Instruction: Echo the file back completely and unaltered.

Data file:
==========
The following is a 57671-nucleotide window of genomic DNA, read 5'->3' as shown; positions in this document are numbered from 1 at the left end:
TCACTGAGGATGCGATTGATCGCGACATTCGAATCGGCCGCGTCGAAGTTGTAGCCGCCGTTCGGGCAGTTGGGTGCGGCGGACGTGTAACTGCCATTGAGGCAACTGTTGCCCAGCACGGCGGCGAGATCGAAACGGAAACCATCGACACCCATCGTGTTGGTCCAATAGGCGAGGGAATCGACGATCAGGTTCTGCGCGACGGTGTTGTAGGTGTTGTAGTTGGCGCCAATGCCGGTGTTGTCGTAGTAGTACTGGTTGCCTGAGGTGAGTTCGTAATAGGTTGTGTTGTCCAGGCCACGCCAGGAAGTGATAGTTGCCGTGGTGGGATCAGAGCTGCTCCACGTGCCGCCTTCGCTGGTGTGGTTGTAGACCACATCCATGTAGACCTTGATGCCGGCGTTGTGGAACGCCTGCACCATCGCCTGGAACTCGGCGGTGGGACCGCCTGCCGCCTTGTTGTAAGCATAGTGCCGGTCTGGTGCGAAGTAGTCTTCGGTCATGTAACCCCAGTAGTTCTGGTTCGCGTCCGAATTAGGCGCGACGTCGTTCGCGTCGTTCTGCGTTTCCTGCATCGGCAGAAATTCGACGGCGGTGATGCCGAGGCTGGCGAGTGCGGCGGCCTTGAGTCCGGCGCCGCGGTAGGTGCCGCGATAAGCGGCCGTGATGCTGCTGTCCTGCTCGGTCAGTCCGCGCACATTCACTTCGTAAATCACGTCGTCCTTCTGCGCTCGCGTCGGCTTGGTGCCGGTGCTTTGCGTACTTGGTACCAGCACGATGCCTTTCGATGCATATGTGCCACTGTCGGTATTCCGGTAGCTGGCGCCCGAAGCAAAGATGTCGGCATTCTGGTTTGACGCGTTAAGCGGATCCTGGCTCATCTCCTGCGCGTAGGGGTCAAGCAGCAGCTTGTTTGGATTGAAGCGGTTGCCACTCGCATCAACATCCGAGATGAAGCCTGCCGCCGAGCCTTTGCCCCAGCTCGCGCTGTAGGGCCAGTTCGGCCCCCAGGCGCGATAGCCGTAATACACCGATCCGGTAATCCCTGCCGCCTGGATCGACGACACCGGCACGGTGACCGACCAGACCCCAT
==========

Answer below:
The following is a 57671-nucleotide window of genomic DNA, read 5'->3' as shown; positions in this document are numbered from 1 at the left end:
TCACTGAGGATGCGATTGATCGCGACATTCGAATCGGCCGCGTCGAAGTTGTAGCCGCCGTTCGGGCAGTTGGGTGCGGCGGACGTGTAACTGCCATTGAGGCAACTGTTGCCCAGCACGGCGGCGAGATCGAAACGGAAACCATCGACACCCATCGTGTTGGTCCAATAGGCGAGGGAATCGACGATCAGGTTCTGCGCGACGGTGTTGTAGGTGTTGTAGTTGGCGCCAATGCCGGTGTTGTCGTAGTAGTACTGGTTGCCTGAGGTGAGTTCGTAATAGGTTGTGTTGTCCAGGCCACGCCAGGAAGTGATAGTTGCCGTGGTGGGATCAGAGCTGCTCCACGTGCCGCCTTCGCTGGTGTGGTTGTAGACCACATCCATGTAGACCTTGATGCCGGCGTTGTGGAACGCCTGCACCATCGCCTGGAACTCGGCGGTGGGACCGCCTGCCGCCTTGTTGTAAGCATAGTGCCGGTCTGGTGCGAAGTAGTCTTCGGTCATGTAACCCCAGTAGTTCTGGTTCGCGTCCGAATTAGGCGCGACGTCGTTCGCGTCGTTCTGCGTTTCCTGCATCGGCAGAAATTCGACGGCGGTGATGCCGAGGCTGGCGAGTGCGGCGGCCTTGAGTCCGGCGCCGCGGTAGGTGCCGCGATAAGCGGCCGTGATGCTGCTGTCCTGCTCGGTCAGTCCGCGCACATTCACTTCGTAAATCACGTCGTCCTTCTGCGCTCGCGTCGGCTTGGTGCCGGTGCTTTGCGTACTTGGTACCAGCACGATGCCTTTCGATGCATATGTGCCACTGTCGGTATTCCGGTAGCTGGCGCCCGAAGCAAAGATGTCGGCATTCTGGTTTGACGCGTTAAGCGGATCCTGGCTCATCTCCTGCGCGTAGGGGTCAAGCAGCAGCTTGTTTGGATTGAAGCGGTTGCCACTCGCATCAACATCCGAGATGAAGCCTGCCGCCGAGCCTTTGCCCCAGCTCGCGCTGTAGGGCCAGTTCGGCCCCCAGGCGCGATAGCCGTAATACACCGATCCGGTAATCCCTGCCGCCTGGATCGACGACACCGGCACGGTGACCGACCAGACCCCAT